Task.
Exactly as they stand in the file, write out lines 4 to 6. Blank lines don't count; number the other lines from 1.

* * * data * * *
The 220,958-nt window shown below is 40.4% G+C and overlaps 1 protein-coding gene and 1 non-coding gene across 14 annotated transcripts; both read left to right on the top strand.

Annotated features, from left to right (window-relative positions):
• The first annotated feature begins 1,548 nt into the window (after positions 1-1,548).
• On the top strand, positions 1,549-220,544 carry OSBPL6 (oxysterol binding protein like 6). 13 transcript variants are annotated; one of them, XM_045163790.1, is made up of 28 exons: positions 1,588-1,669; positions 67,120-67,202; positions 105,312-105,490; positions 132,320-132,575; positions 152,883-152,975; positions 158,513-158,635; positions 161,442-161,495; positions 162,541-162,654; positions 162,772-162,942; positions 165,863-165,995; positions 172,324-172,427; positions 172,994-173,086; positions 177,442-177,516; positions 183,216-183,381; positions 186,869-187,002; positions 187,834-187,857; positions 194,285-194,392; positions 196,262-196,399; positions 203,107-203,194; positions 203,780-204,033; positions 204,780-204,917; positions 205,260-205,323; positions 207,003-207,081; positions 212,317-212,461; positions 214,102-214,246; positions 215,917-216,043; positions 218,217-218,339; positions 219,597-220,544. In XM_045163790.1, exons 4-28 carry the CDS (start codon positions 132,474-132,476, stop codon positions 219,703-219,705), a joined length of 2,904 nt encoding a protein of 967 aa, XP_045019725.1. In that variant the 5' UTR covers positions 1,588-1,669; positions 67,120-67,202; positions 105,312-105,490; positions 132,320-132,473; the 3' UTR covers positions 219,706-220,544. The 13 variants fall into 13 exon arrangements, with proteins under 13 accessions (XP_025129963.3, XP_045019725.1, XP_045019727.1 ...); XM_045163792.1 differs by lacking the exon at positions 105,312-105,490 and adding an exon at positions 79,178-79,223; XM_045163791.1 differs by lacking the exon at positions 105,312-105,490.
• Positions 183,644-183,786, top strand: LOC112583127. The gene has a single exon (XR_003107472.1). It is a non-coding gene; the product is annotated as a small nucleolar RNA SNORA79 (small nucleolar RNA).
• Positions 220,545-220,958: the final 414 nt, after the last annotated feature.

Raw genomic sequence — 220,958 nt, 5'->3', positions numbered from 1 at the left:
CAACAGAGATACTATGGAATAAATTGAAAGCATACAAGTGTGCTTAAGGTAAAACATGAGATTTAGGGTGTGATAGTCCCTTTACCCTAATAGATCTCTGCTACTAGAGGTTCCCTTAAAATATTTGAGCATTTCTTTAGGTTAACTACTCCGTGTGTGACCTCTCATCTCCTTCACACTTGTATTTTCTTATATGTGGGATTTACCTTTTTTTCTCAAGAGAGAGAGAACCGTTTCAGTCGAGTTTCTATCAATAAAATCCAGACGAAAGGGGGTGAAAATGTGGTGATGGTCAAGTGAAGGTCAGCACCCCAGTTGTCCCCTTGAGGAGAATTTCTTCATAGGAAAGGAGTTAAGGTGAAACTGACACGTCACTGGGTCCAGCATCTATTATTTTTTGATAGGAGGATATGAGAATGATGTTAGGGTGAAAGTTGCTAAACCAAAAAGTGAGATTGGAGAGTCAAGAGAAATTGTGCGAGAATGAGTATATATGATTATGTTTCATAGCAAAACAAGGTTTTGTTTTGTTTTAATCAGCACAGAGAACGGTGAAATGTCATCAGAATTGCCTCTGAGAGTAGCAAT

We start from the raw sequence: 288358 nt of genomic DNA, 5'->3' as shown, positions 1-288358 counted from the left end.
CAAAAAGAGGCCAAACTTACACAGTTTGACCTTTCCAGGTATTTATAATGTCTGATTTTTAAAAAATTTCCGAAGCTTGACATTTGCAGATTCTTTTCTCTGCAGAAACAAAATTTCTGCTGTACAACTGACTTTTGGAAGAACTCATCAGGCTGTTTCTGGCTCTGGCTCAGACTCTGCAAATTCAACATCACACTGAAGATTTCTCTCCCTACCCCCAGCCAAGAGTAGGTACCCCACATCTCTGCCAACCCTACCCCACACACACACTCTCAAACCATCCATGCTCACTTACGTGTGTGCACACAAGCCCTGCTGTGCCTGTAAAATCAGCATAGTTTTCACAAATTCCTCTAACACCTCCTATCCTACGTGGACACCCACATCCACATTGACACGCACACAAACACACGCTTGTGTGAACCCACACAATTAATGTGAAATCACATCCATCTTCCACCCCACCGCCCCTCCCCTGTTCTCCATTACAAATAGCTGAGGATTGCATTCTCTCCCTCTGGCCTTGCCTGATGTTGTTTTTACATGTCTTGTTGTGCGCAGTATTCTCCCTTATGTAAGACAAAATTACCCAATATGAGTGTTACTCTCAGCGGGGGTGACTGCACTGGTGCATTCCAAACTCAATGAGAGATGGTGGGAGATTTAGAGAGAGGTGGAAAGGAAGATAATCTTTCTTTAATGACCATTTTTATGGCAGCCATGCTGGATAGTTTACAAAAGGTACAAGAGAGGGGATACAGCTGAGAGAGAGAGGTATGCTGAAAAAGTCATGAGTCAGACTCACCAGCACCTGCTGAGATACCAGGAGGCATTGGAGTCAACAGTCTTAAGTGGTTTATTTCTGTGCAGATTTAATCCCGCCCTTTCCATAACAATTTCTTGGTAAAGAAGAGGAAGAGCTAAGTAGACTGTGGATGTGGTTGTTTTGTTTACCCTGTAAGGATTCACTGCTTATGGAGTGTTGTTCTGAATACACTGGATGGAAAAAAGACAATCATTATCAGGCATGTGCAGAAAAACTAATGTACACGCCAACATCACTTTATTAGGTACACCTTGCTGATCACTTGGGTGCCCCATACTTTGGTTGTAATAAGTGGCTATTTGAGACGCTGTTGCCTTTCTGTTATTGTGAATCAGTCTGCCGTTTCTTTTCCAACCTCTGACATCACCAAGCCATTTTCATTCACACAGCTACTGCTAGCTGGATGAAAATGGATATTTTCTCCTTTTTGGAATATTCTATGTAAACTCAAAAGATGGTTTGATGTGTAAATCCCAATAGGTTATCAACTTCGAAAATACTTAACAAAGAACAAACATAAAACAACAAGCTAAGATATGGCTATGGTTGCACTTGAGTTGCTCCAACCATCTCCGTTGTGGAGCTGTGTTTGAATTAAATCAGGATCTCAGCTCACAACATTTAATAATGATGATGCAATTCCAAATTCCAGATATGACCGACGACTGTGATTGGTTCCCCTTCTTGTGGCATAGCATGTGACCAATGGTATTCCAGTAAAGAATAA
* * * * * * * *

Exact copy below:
• On the top strand, positions 1,549-220,544 carry OSBPL6 (oxysterol binding protein like 6). 13 transcript variants are annotated; one of them, XM_045163790.1, is made up of 28 exons: positions 1,588-1,669; positions 67,120-67,202; positions 105,312-105,490; positions 132,320-132,575; positions 152,883-152,975; positions 158,513-158,635; positions 161,442-161,495; positions 162,541-162,654; positions 162,772-162,942; positions 165,863-165,995; positions 172,324-172,427; positions 172,994-173,086; positions 177,442-177,516; positions 183,216-183,381; positions 186,869-187,002; positions 187,834-187,857; positions 194,285-194,392; positions 196,262-196,399; positions 203,107-203,194; positions 203,780-204,033; positions 204,780-204,917; positions 205,260-205,323; positions 207,003-207,081; positions 212,317-212,461; positions 214,102-214,246; positions 215,917-216,043; positions 218,217-218,339; positions 219,597-220,544. In XM_045163790.1, exons 4-28 carry the CDS (start codon positions 132,474-132,476, stop codon positions 219,703-219,705), a joined length of 2,904 nt encoding a protein of 967 aa, XP_045019725.1. In that variant the 5' UTR covers positions 1,588-1,669; positions 67,120-67,202; positions 105,312-105,490; positions 132,320-132,473; the 3' UTR covers positions 219,706-220,544. The 13 variants fall into 13 exon arrangements, with proteins under 13 accessions (XP_025129963.3, XP_045019725.1, XP_045019727.1 ...); XM_045163792.1 differs by lacking the exon at positions 105,312-105,490 and adding an exon at positions 79,178-79,223; XM_045163791.1 differs by lacking the exon at positions 105,312-105,490.
• Positions 183,644-183,786, top strand: LOC112583127. The gene has a single exon (XR_003107472.1). It is a non-coding gene; the product is annotated as a small nucleolar RNA SNORA79 (small nucleolar RNA).
• Positions 220,545-220,958: the final 414 nt, after the last annotated feature.